Basing it on money is not a good guideline in any industry that basis most of it's product on marketing and exploiting urban myths.
You can assume for the purposes of the conversation that by "$150", I mean "the best speakers that can be obtained for $150". *Some* of the industry exists through marketing and other gimmicks, but exactly what proportion is up for debate. Again, engineer-geek style audiophiles like myself are generally not so easily manipulated.
I could build a 50 dollar speaker that will sound as good, if not better, the many 5000 dollar speaker.
 Even if I were to stipulate that you could build a competitive speaker for $50 in parts (and I don't believe you, for the record), the speaker is still worth way more than that since a person would be paying for your time, expertise, and potentially any shipping or payment processing that was required. Furthermore, there is a raw cost of materials that makes pretty standard thresholds in pricing tiers. For instance, in order to minimize resonance, you have to have sufficient enclosure rigidity. This requires raw materials that will be a not-insignificant proportion of cost of the speaker, and in some cases (for larger speakers) set you back more than $50 alone (for a large quantity of decent quality MDF).
no. They are what people ignorant of the actual engineering say. They are also used because they are an 'opinion'
Seriously, this is just stupid. Just because a word is imprecise doesn't mean that it is used by ignorant people. Sometimes a certain amount of imprecision is desirable and expedient for the purposes of conversation. For instance, I am a software engineer. In some cases, we will look at a piece of software and claim that it is "buggy", or that the code is "messy", or that performance is "scalable". These are all very imprecise terms, but they are useful for providing a quite overview of the situation. More detail can always be used later (like the exact number of unresolved bugs, or the performance benefit from doubling the number of CPU cores), but for a quick overview, the imprecise terms does quite nicely. Likewise, though a term like "muddy" is imprecise, it has a widely understood meaning (described in my previous post) that is helpful when communicating with audiophiles or especially with audio engineers.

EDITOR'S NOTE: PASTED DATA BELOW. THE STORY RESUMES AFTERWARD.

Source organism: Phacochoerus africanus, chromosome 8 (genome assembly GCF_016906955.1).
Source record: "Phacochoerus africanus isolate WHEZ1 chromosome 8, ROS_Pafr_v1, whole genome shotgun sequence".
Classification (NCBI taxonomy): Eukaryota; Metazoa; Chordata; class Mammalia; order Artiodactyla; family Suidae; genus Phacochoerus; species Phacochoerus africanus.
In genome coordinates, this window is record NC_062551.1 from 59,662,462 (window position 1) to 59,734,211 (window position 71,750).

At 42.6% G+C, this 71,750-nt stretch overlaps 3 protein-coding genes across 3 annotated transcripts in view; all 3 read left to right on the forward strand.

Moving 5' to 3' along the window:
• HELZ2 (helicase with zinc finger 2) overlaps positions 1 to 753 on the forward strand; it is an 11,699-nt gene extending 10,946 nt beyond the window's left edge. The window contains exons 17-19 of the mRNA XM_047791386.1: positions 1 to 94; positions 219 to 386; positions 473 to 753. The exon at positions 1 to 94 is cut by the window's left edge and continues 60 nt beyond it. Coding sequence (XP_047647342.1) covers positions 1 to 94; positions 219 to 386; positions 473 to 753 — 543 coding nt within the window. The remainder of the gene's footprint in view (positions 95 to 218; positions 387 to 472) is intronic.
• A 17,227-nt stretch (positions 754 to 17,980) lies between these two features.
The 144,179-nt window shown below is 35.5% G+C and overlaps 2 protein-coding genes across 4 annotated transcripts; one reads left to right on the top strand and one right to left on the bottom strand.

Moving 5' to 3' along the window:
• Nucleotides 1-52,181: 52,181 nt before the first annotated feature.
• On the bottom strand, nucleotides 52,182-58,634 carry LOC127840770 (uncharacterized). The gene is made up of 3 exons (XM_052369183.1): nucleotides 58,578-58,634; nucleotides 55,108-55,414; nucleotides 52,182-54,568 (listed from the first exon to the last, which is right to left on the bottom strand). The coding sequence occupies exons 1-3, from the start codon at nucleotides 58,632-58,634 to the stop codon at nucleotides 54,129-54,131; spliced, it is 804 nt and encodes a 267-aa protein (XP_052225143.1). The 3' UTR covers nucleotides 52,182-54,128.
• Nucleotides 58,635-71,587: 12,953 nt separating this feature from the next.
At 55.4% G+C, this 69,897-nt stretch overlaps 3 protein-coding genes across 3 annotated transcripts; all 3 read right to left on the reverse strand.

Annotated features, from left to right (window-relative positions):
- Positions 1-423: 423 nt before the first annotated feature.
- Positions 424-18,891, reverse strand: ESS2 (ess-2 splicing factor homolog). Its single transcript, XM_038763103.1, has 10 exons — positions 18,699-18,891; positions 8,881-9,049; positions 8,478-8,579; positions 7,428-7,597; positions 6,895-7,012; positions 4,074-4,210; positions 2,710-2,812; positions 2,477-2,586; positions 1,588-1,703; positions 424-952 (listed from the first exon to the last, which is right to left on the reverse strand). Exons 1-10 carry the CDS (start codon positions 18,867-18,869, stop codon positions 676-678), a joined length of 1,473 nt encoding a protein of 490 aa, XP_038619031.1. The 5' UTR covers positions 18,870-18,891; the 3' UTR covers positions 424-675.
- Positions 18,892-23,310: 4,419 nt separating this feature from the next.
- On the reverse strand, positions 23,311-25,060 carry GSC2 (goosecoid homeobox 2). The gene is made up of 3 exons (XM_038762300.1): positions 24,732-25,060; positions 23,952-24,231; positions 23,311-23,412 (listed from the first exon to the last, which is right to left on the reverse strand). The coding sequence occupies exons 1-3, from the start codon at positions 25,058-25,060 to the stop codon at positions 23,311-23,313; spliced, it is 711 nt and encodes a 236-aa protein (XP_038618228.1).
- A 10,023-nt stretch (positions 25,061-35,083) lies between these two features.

Spoken like someone who doesn't like his statements to be testable.
Don't take my sentence out of context. In many cases, engineer audiophiles will provide graphs to show a variety of things, especially frequency response. However, textually describing such things is a huge pain in the ass. Let's say you're listening to some new speakers, and you notice a gigantic hump in the frequency response (5dB in amplitude) starting around 250Hz and ending around 400Hz. (just 50Hz past the bass-midrange crossover). According to you, why the fuck can't we just call it "muddy"?